How to Recycle Your Christmas Tree for Your Landscaping Needs

Some things are just made to be used and reused because of how easy it is to keep the cycle going. B This is the beauty of composting, and locals in Aspen are catching onto it quickly. B The city just started a pilot program with Bumps, a restaurant, and Snowmass Club‘s food service to test county wide composting initiatives for local businesses.

You can benefit from the same idea too. B When you’re getting ready to take your tree to the curb, consider other options that let you reuse the it instead:

  • Wood Chips: B If you don’t use the wood chips, there is most definitely someone that does wants them. B Wood chips make great mulch.
  • Composting: B Composting is a great way to use your tree because you are creating one of nature’s best soilB additivesB ever made. B By making your own compost, starting with your tree, you are helpingB relieveB pressure on our local landfills as well. B Remember, only add organic material to your compost pile.

Below is a great way to learn how to compost so that you can add more than just your tree. B What do you think? B Leave a comment.

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2 responses to “How to Recycle Your Christmas Tree for Your Landscaping Needs

  1. I thought woodchips were not a good mulching agent as they sucked the nitrogen out of the soil. I used woodchip mulch in my vegetable garden and the lettuce did very poorly. Do you think it was the chips or is there something else missing?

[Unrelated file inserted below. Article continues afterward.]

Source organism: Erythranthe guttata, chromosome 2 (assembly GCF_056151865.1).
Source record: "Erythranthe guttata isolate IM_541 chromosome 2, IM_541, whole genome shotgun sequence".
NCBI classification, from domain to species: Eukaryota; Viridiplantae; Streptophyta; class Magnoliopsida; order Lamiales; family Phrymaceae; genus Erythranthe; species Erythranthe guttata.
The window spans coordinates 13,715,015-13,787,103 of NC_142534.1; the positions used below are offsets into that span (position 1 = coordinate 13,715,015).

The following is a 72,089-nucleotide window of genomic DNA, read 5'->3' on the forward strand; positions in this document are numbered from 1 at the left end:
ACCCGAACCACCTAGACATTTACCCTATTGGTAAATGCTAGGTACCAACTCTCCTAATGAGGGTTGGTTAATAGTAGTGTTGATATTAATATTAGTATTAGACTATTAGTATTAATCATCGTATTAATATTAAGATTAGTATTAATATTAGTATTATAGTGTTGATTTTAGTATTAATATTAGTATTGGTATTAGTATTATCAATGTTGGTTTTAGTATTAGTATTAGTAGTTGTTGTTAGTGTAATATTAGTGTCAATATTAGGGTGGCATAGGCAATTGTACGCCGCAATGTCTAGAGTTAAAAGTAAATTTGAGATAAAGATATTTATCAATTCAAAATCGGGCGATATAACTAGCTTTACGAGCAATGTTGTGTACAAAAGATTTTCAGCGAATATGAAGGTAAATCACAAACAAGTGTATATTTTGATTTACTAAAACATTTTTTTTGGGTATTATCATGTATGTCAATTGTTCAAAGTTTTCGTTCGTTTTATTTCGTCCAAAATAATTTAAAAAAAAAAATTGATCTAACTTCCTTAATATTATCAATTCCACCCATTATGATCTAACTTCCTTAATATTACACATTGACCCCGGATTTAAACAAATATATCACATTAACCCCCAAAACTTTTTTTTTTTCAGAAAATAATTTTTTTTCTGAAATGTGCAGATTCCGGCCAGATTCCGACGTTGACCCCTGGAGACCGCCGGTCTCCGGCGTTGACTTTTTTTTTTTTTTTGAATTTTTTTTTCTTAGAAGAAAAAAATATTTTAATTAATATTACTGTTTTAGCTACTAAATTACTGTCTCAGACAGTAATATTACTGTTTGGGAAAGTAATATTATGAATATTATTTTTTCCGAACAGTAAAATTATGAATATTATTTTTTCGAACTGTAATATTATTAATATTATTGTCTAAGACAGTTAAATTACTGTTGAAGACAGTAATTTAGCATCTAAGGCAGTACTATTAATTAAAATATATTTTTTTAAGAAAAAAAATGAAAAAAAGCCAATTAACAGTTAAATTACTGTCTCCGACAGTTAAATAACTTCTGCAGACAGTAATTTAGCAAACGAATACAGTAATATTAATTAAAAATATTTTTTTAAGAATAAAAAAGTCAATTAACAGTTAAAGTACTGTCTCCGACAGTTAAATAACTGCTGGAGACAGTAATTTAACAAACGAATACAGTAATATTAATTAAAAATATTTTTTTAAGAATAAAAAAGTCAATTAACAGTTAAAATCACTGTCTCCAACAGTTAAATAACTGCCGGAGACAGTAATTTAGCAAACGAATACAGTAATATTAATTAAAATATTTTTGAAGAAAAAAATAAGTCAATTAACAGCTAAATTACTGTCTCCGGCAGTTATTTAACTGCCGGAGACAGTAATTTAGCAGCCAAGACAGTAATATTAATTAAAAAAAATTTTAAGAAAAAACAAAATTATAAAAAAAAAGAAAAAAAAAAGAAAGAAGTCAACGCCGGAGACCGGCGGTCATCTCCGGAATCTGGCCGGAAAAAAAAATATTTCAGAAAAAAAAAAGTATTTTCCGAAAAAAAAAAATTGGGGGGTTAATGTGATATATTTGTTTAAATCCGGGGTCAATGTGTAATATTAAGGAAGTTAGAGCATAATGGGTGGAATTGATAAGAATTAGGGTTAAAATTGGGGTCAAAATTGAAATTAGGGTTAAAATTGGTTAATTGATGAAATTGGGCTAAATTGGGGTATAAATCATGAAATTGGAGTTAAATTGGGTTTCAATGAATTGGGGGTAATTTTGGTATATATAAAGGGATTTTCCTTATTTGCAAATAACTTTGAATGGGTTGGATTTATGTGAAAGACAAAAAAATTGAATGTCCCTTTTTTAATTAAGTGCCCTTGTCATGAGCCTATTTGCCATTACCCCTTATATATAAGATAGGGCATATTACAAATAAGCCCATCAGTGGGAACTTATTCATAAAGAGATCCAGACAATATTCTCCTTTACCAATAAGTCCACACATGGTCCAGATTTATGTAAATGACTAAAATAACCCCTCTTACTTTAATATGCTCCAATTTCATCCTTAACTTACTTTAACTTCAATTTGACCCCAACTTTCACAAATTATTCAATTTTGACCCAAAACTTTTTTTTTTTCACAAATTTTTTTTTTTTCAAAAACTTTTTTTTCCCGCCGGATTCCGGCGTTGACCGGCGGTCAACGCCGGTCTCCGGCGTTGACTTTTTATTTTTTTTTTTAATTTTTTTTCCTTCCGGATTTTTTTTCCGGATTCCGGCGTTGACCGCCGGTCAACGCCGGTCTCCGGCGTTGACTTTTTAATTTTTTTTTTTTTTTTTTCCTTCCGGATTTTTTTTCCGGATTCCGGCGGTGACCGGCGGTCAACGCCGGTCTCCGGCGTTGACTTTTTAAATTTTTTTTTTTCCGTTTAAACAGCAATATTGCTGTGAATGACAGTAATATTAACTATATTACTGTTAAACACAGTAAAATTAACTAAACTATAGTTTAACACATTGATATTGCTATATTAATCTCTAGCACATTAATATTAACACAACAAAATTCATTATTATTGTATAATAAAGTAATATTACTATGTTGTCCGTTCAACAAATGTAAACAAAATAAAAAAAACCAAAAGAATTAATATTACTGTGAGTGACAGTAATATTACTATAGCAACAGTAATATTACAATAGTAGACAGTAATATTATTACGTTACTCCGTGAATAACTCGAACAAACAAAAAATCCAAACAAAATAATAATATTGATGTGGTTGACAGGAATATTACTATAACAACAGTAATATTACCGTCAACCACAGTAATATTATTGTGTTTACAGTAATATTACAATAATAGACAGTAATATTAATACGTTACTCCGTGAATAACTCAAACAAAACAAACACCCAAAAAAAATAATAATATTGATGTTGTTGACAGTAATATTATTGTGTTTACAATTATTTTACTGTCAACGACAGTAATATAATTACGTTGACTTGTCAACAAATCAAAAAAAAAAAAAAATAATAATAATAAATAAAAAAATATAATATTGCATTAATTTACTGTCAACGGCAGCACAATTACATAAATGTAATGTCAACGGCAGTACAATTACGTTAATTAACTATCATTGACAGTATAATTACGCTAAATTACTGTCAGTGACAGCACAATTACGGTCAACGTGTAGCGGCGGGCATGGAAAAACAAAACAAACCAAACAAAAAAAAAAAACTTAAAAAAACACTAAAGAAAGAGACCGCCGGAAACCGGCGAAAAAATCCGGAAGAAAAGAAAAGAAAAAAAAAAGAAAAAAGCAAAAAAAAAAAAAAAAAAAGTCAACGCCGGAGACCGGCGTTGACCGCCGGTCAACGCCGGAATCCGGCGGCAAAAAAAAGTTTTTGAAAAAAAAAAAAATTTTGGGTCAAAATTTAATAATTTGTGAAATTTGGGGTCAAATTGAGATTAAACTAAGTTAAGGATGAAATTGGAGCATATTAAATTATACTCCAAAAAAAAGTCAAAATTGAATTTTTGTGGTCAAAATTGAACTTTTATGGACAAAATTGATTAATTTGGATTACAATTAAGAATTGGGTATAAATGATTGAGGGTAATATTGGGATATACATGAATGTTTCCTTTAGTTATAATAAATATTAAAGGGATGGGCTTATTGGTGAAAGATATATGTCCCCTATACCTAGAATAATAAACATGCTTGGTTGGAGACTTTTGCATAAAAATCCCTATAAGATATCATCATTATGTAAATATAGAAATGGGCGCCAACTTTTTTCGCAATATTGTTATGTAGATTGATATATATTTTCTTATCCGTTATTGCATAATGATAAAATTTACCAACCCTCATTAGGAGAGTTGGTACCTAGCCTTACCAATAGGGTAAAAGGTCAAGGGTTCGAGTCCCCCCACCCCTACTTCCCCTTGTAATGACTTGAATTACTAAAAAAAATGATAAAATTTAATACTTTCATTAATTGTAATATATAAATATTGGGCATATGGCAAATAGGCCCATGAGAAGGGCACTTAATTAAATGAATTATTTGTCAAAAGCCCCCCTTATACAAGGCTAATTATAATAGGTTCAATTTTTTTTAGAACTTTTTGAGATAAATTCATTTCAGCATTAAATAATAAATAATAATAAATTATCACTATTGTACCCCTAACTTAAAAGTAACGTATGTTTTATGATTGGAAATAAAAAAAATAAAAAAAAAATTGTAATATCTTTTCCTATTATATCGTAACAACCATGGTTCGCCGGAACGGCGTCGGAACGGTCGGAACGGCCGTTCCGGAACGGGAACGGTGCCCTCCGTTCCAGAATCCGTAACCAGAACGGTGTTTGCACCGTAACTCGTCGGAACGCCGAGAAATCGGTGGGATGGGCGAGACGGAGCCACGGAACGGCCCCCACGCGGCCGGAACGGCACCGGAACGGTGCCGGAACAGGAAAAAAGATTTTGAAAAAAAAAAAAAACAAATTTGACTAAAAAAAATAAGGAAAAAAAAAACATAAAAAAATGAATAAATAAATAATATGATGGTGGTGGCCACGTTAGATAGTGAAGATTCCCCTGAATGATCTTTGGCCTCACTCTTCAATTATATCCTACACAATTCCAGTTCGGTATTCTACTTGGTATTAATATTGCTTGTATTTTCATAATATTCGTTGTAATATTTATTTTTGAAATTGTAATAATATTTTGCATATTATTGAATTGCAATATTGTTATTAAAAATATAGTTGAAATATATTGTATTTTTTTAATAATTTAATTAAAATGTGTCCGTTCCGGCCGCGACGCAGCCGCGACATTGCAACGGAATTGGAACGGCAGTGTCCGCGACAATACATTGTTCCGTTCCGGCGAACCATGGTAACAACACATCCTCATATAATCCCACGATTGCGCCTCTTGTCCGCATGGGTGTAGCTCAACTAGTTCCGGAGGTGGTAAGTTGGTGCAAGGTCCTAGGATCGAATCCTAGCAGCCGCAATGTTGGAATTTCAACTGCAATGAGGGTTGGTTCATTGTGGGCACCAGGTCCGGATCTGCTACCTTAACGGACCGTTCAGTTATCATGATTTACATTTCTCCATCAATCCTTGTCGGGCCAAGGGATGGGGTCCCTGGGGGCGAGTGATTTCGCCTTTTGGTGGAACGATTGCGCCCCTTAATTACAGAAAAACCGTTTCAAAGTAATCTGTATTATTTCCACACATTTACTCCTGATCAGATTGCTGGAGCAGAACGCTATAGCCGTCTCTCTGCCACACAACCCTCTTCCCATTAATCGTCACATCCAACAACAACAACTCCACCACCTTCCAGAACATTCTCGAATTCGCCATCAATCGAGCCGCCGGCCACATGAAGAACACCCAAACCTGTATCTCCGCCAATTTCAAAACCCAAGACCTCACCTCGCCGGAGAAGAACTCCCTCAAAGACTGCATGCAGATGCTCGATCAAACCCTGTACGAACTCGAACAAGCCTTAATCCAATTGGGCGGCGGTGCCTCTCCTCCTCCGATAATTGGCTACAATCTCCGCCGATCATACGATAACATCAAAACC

2. Fresh woodchips DO deplete the soil of nitrogen because of their slow decomposing cycle. It’s best to let them rot for a little while before spreading. Keep your mulch away from wooden structures as well, because they may attract termites. The good thing about them is that they last long, don’t blow away, and keep grass and weed growth from your plants. Aged mulch (several months or more) put through a composting process, are best spread around trees. Add dried leaves to the compost and that will help build a more nutrient rich woodchip compost. Try adding your coffee grounds to your woodchip compost as well.

    For a vegetable garden, one of the best organic mulches to use would be straw or shredded leaves. Keep them at least an inch away from plant stems to avoid rot and fungus problems.

    Hope that helps!

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